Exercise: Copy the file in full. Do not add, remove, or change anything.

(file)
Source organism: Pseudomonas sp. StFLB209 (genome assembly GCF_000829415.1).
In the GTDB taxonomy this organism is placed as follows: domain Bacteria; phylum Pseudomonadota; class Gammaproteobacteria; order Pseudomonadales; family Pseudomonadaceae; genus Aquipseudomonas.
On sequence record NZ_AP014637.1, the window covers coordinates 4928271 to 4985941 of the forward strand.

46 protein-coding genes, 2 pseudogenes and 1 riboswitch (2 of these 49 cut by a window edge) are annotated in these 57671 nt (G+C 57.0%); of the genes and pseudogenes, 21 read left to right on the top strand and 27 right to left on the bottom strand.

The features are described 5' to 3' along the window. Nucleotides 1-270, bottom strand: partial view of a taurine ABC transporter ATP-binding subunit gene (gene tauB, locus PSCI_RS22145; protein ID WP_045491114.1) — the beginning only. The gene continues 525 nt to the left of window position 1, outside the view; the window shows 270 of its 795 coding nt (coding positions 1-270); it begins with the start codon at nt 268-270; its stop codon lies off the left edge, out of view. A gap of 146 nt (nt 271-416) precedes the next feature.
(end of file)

Source organism: Pseudomonas sp. StFLB209 (genome assembly GCF_000829415.1).
In the GTDB taxonomy this organism is placed as follows: domain Bacteria; phylum Pseudomonadota; class Gammaproteobacteria; order Pseudomonadales; family Pseudomonadaceae; genus Aquipseudomonas.
On sequence record NZ_AP014637.1, the window covers coordinates 4928271 to 4985941 of the forward strand.

46 protein-coding genes, 2 pseudogenes and 1 riboswitch (2 of these 49 cut by a window edge) are annotated in these 57671 nt (G+C 57.0%); of the genes and pseudogenes, 21 read left to right on the top strand and 27 right to left on the bottom strand.

The features are described 5' to 3' along the window. Nucleotides 1-270, bottom strand: partial view of a taurine ABC transporter ATP-binding subunit gene (gene tauB, locus PSCI_RS22145; protein ID WP_045491114.1) — the beginning only. The gene continues 525 nt to the left of window position 1, outside the view; the window shows 270 of its 795 coding nt (coding positions 1-270); it begins with the start codon at nt 268-270; its stop codon lies off the left edge, out of view. A gap of 146 nt (nt 271-416) precedes the next feature.